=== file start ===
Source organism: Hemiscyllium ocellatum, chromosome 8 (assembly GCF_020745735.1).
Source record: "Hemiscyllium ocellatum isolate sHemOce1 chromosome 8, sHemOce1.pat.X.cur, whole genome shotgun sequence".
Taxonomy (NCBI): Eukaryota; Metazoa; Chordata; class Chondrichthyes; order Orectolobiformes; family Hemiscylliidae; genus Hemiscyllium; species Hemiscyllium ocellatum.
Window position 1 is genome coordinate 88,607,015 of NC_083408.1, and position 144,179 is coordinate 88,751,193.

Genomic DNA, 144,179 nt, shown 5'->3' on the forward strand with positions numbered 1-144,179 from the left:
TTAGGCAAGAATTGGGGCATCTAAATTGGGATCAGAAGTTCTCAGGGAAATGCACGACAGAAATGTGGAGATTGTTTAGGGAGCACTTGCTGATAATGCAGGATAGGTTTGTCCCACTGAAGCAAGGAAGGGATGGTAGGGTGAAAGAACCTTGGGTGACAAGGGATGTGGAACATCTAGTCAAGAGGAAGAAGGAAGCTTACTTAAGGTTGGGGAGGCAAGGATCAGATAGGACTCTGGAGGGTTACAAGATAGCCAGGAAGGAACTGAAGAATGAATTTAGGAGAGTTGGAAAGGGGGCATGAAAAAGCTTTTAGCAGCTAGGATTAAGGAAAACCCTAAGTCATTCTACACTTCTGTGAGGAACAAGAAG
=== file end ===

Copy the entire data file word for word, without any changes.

Source organism: Hemiscyllium ocellatum, chromosome 8 (assembly GCF_020745735.1).
Source record: "Hemiscyllium ocellatum isolate sHemOce1 chromosome 8, sHemOce1.pat.X.cur, whole genome shotgun sequence".
Taxonomy (NCBI): Eukaryota; Metazoa; Chordata; class Chondrichthyes; order Orectolobiformes; family Hemiscylliidae; genus Hemiscyllium; species Hemiscyllium ocellatum.
Window position 1 is genome coordinate 88,607,015 of NC_083408.1, and position 144,179 is coordinate 88,751,193.

Genomic DNA, 144,179 nt, shown 5'->3' on the forward strand with positions numbered 1-144,179 from the left:
TTAGGCAAGAATTGGGGCATCTAAATTGGGATCAGAAGTTCTCAGGGAAATGCACGACAGAAATGTGGAGATTGTTTAGGGAGCACTTGCTGATAATGCAGGATAGGTTTGTCCCACTGAAGCAAGGAAGGGATGGTAGGGTGAAAGAACCTTGGGTGACAAGGGATGTGGAACATCTAGTCAAGAGGAAGAAGGAAGCTTACTTAAGGTTGGGGAGGCAAGGATCAGATAGGACTCTGGAGGGTTACAAGATAGCCAGGAAGGAACTGAAGAATGAATTTAGGAGAGTTGGAAAGGGGGCATGAAAAAGCTTTTAGCAGCTAGGATTAAGGAAAACCCTAAGTCATTCTACACTTCTGTGAGGAACAAGAAG